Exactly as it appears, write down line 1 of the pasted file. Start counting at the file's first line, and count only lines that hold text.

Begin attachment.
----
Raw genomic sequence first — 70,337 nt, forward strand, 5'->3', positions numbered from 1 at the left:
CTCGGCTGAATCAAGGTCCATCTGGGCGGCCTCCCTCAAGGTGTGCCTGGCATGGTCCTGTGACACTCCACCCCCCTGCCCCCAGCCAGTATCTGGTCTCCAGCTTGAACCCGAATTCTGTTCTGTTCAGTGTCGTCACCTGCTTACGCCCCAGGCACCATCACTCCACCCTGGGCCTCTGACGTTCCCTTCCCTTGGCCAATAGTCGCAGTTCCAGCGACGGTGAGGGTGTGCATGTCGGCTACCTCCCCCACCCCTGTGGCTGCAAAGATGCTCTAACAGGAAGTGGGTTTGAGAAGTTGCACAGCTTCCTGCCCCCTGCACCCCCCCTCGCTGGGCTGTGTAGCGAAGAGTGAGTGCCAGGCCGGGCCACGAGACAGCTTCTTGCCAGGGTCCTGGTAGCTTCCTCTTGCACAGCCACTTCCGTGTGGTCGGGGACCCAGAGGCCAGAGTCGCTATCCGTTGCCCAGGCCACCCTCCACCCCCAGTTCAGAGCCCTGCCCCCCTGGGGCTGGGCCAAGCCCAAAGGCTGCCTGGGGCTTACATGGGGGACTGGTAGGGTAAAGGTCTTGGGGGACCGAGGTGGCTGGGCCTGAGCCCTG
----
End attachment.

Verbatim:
Raw genomic sequence first — 70,337 nt, forward strand, 5'->3', positions numbered from 1 at the left: